“And that, knowing the time, that now it is high time to awake out of sleep: for now is our salvation nearer than when we believed. The night is far spent, the day is at hand: let us therefore cast off the works of darkness, and let us put on the armour of light. Let us walk honestly, as in the day; not in rioting and drunkenness, not in chambering and wantonness, not in strife and envying. But put ye on the Lord Jesus Christ, and make not provision for the flesh, to fulfil the lusts thereof.” (Romans 13:11-14)
Submission to authority has an end goal. Soon the Lord Jesus will be back, and when He comes, His children need to be found walking in righteousness with a clear conscience before God and man. The judgment seat of Christ will be a fearful experience (II Corinthians 5:9-11), and every believer shall “...give account of himself to God (Romans 14:12),” therefore it is time for believers to stop acting like rebellious sinners, and to start acting like children of holiness. With each passing day, the saint's full salvation draws nearer and nearer.
In these verses, Paul uses the personal pronoun us four times. The English translation reveals only three; however, the fourth is found in verse eleven. A literal rendering would be “And that, knowing the time, that now it is high time (for) us out of sleep to awake.” He then says three more times let us. This type of command enables the writer to put himself on the same plain as the audience. Paul was not asking these Romans to do anything that he himself was not either doing or willing to do. Humble subjection to God-ordained authority is for all believers. A man never becomes so great that he graduates from obedience to this principle. In context, disobedience to the commands and principles of this chapter would be synonymous with putting on the things of darkness; therefore, in complete contrast to the rebels clothing, God tells the believer to be clothed with the armor of light. The world would consider subjection to authority to be a trait of weakness, but God labels such as armor. Man's true strength lies not in his own abilities, but in God's. Though the humble believer may appear to be weak on the outside, he is actually clothed with the impenetrable armor of his Redeemer, but the rebellious Christian makes himself an easy target for the enemy by adorning the penetrable and untrustworthy clothing of darkness.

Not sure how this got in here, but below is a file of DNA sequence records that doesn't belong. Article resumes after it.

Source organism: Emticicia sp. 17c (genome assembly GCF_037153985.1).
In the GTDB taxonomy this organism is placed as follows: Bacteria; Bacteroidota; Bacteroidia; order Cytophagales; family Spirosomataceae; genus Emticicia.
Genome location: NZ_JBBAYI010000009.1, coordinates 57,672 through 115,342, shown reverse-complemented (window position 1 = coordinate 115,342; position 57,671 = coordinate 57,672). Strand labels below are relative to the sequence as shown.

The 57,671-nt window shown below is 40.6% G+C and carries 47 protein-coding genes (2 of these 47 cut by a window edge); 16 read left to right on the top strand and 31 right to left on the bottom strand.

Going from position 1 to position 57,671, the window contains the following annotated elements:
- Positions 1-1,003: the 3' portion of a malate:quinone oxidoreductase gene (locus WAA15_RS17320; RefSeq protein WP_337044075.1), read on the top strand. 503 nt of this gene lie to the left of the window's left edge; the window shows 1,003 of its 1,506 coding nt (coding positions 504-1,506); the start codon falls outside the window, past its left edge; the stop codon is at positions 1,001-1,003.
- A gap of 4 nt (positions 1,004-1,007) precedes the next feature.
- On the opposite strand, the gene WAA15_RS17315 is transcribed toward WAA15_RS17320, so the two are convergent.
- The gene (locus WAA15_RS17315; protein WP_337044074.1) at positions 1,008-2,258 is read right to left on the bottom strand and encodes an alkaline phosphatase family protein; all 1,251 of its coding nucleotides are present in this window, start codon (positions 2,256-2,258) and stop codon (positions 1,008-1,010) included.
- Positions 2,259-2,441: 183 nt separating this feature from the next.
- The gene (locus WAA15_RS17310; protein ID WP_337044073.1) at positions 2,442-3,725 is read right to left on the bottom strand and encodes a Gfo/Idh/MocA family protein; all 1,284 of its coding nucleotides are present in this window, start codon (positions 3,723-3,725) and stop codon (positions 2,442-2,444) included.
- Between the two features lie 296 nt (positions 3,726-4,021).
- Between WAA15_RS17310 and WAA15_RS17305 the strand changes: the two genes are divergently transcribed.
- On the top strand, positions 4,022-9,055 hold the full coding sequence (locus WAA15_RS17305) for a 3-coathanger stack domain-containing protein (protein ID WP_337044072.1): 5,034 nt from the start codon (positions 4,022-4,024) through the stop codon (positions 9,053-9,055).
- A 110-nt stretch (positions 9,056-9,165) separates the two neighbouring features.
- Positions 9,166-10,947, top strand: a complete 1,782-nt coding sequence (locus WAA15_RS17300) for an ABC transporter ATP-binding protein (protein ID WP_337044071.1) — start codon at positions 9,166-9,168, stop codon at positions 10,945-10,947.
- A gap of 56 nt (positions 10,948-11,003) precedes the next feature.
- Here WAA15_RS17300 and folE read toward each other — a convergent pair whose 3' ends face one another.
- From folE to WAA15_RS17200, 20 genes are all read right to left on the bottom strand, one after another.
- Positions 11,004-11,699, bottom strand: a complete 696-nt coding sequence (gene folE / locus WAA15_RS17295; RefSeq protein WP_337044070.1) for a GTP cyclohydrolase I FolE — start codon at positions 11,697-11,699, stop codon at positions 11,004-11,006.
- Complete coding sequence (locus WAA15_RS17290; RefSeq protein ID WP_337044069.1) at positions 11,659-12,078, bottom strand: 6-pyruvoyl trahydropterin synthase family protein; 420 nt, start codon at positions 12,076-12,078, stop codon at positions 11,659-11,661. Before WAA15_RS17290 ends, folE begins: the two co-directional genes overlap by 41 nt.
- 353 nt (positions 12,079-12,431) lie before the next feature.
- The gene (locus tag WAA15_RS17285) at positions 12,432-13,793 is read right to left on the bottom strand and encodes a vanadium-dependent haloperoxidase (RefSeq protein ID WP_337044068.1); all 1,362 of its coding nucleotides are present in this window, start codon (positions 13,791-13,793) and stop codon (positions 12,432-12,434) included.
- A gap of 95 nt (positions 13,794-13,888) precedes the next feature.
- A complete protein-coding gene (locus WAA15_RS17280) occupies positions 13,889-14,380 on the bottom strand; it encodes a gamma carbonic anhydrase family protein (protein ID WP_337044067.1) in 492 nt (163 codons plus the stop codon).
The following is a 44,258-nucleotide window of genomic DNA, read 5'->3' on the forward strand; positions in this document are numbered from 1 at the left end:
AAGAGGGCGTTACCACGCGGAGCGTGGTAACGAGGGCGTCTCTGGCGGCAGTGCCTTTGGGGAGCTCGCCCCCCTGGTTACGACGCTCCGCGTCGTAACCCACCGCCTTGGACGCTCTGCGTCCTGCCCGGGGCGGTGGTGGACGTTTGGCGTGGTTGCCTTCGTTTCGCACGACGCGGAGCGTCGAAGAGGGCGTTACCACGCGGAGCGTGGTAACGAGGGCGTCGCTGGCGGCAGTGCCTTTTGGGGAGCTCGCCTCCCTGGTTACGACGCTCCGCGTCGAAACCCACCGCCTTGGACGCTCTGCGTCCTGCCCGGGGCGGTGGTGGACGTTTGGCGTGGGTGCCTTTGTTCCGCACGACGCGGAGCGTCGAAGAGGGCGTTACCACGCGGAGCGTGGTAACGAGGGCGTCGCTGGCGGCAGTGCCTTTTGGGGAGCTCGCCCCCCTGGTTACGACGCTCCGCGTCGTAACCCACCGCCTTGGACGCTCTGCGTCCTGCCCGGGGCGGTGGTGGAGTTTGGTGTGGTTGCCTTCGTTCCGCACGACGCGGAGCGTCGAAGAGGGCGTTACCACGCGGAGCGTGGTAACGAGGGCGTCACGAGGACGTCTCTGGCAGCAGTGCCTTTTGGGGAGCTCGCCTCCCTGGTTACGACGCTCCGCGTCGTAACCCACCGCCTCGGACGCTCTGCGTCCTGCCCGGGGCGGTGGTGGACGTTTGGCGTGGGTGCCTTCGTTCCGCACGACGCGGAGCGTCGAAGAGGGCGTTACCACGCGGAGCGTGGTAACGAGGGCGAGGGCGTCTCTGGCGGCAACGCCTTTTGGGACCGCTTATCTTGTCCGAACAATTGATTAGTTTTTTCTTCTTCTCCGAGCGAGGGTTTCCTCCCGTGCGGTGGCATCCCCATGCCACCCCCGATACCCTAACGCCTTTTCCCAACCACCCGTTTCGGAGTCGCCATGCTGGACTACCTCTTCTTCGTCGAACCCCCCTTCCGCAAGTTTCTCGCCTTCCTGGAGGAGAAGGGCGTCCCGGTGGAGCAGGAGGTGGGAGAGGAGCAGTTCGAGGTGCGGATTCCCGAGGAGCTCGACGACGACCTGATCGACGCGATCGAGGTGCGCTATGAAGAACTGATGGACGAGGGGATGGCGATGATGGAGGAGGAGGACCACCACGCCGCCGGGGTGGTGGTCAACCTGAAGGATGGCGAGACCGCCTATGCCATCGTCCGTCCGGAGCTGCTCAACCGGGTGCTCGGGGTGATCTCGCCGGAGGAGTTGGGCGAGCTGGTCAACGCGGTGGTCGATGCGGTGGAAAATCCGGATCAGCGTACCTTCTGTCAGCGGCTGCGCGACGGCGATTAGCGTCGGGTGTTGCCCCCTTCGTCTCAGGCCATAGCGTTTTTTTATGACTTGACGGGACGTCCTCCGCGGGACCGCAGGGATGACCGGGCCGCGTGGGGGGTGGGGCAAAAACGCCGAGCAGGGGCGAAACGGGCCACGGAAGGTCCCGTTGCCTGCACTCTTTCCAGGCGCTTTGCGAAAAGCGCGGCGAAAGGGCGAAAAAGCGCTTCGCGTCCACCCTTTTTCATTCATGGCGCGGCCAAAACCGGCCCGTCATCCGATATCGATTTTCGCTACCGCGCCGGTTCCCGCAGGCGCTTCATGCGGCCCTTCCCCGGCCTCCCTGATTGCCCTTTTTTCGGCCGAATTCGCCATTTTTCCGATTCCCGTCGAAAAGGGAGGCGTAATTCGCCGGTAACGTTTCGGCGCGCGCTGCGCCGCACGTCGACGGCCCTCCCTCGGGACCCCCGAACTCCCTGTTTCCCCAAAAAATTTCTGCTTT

The Lord gives a list of behaviors that characterize a rebellious person. He is a troublemaker and a drunkard. He is sexually promiscuous (chambering) and lustful. He engages in strife, and he is envious of things which he cannot have, or chooses not to have. God's child should never be characterized by any of these things; yet, if he acts like a rebel towards authority, he is no better off than the man who makes these traits his own. He may not engage in all the sins listed here, but his attitude of rebellion is shared by the one who practices all these things; therefore, what is the believer's advantage?
The only righteous alternative is to be clothed with the character of Jesus Christ. He consistently submitted Himself to the authority structure of His day while maintaining faultless obedience to Scripture. He was consistently under the ultimate authority of His Father, and when government commanded disobedience to that authority, Christ stood firm on the truth. What was the end result? He triumphed over principalities and powers (Colossians 2:15). The rebellious Christian will never experience such victory, because he is fighting against that which God has ordained. His spiritual life will be plagued with turmoil. The peace of the Holy Ghost will not be evident in his life, and at the last, he will be held accountable for robbing men of that which he most owes them, the love of God.